Aslan Karatsev has said his fellow countryman Daniil Medvedev should not have complained about fans supporting Rafael Nadal during their Australian Open final.
Medvedev blew a two-set lead to lose to Nadal in a five-hour epic in Melbourne.
The majority of the fans on Rod Laver Arena were supporting Nadal in his bid for a record-breaking 21st Grand Slam title – and Medvedev expressed frustration afterwards at some of the interruptions from the crowd.
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However, Karatsev says Medvedev should take it on the chin and accept Nadal is always going to be a crowd favourite wherever he plays.
“I think for me it’s pretty normal,” said Karatsev ahead of playing in Pune this week.
“Nadal has just made his comeback and didn’t play for almost half a year, of course fans will support him. He’s coming back from injury and the same thing happens if you play against Roger [Federer].
“So yeah I know it can be disturbing when fans try to distract you while serving and all, but I think sooner or later Daniil will realise that and move on.
“The same thing happened with me but you cannot do anything like telling the fans ‘come on you support me’, that would not make sense.”
Karatsev also told Wion Sports: "Of course fans love the Big Three. I played against Andy Murray in Sydney, all the crowd support was with him. They have done a lot for our sport so it is obvious."

What did Medvedev say?

While Medvedev was gracious in defeat, he was clearly frustrated with the crowd on Rod Laver Arena.
He accused fans of anti-Russian bias and said in the future he is only going to play for himself, his family and those who support him in Russia.
"If there is a tournament on hard courts in Moscow before Roland Garros or Wimbledon, I'm going to go there even if I miss Wimbledon or Roland Garros or whatever,” he said to open his press conference.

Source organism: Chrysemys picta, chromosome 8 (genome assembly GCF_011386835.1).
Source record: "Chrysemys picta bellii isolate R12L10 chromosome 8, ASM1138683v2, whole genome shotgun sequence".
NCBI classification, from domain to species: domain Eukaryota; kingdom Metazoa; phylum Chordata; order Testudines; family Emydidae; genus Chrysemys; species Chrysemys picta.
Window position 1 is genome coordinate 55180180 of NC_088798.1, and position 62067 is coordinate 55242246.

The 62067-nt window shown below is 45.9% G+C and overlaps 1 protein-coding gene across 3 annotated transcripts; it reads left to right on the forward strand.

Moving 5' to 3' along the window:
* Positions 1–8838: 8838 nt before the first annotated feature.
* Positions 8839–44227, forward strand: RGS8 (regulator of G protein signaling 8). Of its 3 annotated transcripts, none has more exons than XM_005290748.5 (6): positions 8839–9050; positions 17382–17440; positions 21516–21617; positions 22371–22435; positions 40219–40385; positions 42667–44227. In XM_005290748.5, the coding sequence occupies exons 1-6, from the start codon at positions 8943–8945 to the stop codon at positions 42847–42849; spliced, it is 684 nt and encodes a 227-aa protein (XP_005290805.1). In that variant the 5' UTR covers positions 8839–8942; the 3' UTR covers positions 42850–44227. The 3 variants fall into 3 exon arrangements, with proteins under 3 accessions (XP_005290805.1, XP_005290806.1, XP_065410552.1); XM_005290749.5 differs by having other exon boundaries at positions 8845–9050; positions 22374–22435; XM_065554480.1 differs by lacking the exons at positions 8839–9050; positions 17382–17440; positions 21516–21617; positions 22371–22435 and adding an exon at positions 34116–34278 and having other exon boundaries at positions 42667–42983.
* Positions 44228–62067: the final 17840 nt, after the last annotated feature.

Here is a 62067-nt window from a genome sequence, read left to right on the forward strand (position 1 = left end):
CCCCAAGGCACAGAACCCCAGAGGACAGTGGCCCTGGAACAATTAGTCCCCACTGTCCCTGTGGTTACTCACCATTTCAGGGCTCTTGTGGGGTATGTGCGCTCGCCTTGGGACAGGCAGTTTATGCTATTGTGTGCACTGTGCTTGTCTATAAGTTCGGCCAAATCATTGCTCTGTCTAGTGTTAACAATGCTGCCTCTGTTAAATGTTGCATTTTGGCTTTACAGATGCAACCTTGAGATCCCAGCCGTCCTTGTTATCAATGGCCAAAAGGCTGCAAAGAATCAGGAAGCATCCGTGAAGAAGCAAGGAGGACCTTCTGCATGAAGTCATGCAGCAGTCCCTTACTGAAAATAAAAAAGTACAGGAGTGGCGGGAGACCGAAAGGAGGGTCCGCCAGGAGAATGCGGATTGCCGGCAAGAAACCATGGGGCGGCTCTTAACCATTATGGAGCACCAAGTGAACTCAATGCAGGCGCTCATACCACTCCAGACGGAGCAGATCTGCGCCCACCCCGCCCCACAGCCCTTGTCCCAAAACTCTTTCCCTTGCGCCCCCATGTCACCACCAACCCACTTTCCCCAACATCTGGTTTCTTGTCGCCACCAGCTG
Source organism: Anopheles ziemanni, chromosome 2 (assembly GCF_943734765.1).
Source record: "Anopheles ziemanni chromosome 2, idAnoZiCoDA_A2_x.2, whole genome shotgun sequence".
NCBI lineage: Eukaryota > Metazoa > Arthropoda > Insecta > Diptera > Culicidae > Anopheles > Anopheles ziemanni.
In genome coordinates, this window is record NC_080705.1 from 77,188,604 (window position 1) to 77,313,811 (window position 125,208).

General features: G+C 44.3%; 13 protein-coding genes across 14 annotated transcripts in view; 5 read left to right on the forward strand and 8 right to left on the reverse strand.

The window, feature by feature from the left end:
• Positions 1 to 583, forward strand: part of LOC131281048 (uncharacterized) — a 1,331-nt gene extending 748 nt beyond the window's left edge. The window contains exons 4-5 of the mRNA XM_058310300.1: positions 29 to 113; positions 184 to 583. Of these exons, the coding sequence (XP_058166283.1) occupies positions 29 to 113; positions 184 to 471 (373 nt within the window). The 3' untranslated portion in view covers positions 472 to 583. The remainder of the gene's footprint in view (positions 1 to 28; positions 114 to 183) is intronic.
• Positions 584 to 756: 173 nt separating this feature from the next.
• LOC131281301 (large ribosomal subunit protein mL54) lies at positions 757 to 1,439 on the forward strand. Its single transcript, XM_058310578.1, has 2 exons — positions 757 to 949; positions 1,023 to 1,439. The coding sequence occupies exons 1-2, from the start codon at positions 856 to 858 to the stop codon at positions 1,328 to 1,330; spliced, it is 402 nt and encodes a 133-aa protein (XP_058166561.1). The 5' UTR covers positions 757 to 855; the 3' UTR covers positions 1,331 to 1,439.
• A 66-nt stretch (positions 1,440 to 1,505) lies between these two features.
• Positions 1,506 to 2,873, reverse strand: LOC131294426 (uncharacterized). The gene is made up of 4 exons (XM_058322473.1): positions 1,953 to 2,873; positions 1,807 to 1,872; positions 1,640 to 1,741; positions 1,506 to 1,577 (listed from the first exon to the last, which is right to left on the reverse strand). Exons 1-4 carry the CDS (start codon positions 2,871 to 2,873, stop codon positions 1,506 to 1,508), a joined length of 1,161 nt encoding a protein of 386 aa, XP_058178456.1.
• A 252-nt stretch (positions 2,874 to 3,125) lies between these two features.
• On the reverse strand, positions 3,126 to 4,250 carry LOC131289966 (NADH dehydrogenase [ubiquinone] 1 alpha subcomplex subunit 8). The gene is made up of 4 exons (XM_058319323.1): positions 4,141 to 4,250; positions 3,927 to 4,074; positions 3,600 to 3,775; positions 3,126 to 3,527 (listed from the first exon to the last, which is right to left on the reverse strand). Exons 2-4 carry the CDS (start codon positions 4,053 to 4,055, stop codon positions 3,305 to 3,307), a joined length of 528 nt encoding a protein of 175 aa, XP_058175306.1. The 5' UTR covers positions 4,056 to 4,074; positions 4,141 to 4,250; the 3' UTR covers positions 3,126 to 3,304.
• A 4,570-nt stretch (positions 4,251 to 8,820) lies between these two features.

"The kid's stopped dreaming, the kid's going to play for himself, and that's it, that's my story, thanks for listening guys."
Medvedev later confirmed that it was the partisan crowd that had upset him.

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“Before Rafa serves even in the fifth set, there would be somebody, and I would even be surprised, like one guy screaming, 'C'mon, Daniil'. A thousand people would be like, 'Tsss, tsss, tsss'. That sound. Before my serve, I didn't hear it.
“It's disappointing. It's disrespectful, it's disappointing. I'm not sure after 30 years I'm going to want to play tennis.
"It depends what people around me are going to tell me, but the kid that truly was dreaming is not any more in me after today. It will be tougher to continue tennis when it's like this.
"Every time I stepped on the court in these big matches, I really didn't see much people who wanted me to win. It's cumulative, but today was like the top of the mountain.
"I think nationality plays a key. I can definitely see when you are playing somebody from the other country, they would go for them and not for the Russian or something like this."

Does Medvedev have a point?

It seems like Medvedev is fighting a losing battle.
He is not an unpopular player and has won over supporters with some of his humorous interviews and post-match antics over the last few years.
But it’s a different story when he is facing Nadal, or Roger Federer – and that’s not going to change, however much he complains about it.
Nadal and Federer aren’t going to be around for too much longer and while they are still playing fans are always going to want to see them win. When they are gone then Medvedev might enjoy more support.
“He is a great champion,” said Nadal after the final. “He will enjoy the crowd in his favour in the future, I don’t have any doubt.”
For now Medvedev is probably better off saving his breath and focusing on how to beat Nadal next time they meet.
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